I think it is now safe to say that Industrial Furniture is not just a passing fad. How could it be when it began not just a few years ago but a few centuries ago during the Industrial Revolution? Machines were made to expand the human abilities to create things not even dreamed possible. The industrial style has a special place in our hearts here at Chatham Home since we are housed in what used to be a thriving Tool and Die shop. This Tool and Die shop began in the 1930s and continued until a few years before we bought the building. For those of your wondering, Tool and Die makers are workers who make all of the pieces and parts for the machinery used in the manufacturing process of other goods. When we purchased the building from Bob Schumaker of Schumaker Tool and Die he let us sift through what he called his trash pile. There were amazing gears, hand crafted tools, broken wheels from a cart, piles and piles of hand drawn plans of machinery. What he saw as trash, we saw as art. We kept a lot of it and are working on ways to implement our collection into the building's decor or to perhaps make some industrial furniture or accessory pieces ourselves. I know some of you have spotted an old gear used as a support bracket for the sink in the bathroom or those broken cart wheels used as finials on the newel posts at the bottom of the stairs.
There are many great things about industrial furniture. First of all it's extremely durable. It was made to withstand daily use around lots of heavy tools and equipment. Authentic pieces were built to last forever. Today you can find an abundance of replicas on the market. But most of these replicas are still made from a decent amount of metal. It's hard to create faux metal that looks like metal and is cheaper so most of the time manufacturers just use the real thing. It may not be hardened steel meant to withstand several tons of force but it can withstand your family just fine. The wood in the replicas can vary from solid to laminate but even the laminate versions can hold up fairly well. This is thanks to all of that metal strapping protecting it. Another great thing about it is if you do scratch, dent, or gouge it... it just adds to the look of the piece. Pieces are not perfect. They are made to look not like they came out of a box but straight off the floor of an old factory. Perhaps the best thing about industrial furniture is it can go with nearly every other style out there. Country? Farms had tons of machinery from the industrial age. Modern? Lots of industrial pieces feature clean lines. Any kind of ornament was wasteful. Rustic? With the age-worn look of these pieces they blend right in. Eclectic? Worldly? Transitional? Without question these styles go hand in hand with industrial.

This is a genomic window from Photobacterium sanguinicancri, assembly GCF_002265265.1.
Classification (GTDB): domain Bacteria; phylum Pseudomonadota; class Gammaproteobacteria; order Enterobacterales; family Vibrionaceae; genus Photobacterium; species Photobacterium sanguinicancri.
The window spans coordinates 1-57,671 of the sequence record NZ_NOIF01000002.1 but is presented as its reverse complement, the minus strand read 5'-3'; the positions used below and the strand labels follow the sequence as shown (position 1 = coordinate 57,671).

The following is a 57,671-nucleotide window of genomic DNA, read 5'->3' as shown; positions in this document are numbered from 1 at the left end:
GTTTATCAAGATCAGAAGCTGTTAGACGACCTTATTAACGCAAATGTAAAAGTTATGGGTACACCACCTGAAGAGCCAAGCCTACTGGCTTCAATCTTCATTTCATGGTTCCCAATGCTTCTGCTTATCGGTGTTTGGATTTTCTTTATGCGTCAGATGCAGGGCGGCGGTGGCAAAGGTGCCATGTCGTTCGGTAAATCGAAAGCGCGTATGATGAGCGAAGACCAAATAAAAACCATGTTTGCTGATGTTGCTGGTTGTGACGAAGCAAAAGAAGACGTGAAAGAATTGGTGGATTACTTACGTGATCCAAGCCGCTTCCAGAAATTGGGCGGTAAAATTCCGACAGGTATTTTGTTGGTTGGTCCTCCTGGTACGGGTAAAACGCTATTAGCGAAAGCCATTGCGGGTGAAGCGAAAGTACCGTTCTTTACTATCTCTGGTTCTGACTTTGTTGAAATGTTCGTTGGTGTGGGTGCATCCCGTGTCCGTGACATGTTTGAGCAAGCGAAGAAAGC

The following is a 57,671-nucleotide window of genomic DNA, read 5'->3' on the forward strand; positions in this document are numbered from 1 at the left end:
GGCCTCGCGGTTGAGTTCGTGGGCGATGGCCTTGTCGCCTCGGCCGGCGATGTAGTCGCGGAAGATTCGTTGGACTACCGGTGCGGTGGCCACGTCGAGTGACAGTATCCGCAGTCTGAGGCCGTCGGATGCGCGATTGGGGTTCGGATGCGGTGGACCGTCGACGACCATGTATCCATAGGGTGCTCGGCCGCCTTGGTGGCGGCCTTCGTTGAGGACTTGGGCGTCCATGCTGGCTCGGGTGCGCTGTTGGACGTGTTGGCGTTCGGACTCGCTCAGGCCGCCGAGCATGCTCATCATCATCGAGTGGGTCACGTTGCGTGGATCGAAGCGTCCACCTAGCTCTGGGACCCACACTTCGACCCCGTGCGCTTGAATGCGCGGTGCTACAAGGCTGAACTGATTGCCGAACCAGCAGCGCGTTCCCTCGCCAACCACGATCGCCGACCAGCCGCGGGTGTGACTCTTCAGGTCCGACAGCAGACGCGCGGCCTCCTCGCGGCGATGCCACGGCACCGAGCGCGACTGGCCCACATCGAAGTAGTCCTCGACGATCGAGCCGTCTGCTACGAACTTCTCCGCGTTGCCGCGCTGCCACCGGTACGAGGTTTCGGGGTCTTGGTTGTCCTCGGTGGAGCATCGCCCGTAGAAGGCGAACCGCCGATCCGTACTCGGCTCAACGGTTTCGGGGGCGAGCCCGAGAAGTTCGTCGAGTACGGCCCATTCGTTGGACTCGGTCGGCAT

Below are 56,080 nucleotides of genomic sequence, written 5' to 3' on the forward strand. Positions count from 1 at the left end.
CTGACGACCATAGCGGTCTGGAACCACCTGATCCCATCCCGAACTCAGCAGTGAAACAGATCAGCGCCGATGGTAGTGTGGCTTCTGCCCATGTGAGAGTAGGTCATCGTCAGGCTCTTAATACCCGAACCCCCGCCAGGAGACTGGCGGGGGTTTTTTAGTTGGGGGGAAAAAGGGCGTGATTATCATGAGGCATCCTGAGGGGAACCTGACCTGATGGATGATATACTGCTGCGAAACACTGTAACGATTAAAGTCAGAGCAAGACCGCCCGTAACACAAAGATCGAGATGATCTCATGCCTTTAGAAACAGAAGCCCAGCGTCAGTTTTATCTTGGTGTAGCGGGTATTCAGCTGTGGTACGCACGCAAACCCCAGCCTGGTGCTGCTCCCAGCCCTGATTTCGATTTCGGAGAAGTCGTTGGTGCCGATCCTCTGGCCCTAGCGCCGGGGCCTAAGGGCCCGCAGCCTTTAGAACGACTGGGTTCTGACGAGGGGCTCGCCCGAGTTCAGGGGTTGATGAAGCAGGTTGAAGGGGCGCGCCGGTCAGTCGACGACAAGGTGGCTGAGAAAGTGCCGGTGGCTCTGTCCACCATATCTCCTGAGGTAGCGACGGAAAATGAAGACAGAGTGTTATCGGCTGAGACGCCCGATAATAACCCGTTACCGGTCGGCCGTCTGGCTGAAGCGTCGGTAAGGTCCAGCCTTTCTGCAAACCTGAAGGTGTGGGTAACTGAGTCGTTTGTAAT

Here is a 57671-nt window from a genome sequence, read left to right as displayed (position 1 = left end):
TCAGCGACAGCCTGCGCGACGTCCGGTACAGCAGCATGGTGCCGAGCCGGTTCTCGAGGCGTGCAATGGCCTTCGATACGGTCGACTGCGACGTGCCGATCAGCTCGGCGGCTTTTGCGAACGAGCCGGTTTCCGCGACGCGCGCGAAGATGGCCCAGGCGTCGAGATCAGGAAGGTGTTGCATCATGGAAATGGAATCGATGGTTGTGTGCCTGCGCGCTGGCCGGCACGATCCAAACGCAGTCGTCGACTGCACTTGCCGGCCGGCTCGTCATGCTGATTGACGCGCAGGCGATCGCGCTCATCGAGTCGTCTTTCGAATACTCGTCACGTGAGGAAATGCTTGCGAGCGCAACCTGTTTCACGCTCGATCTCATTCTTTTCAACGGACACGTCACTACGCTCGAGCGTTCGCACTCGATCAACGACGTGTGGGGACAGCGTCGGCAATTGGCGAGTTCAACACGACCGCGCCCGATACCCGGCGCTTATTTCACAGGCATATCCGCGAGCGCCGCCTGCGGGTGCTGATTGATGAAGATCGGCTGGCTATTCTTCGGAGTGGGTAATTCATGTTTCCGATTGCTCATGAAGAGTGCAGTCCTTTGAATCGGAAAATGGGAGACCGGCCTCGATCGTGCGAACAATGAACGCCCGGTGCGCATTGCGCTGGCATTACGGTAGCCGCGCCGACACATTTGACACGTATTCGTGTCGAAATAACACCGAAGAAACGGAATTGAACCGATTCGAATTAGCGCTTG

Industrial can be done with just a single piece or with a collection. An easy way to add a little industry to your home is with counter or bar height stools. We've got a great trio of stools that come in bright colors if you need spot of color in your kitchen. Or perhaps an industrial coffee table, it won't matter if you prop your feet up on it, it can take the abuse. One of favorite new industrial pieces is the teak and metal sideboard cart below. This piece would work well in a spacious entry or as a buffet in a dining room showing off a collection of serving dishes.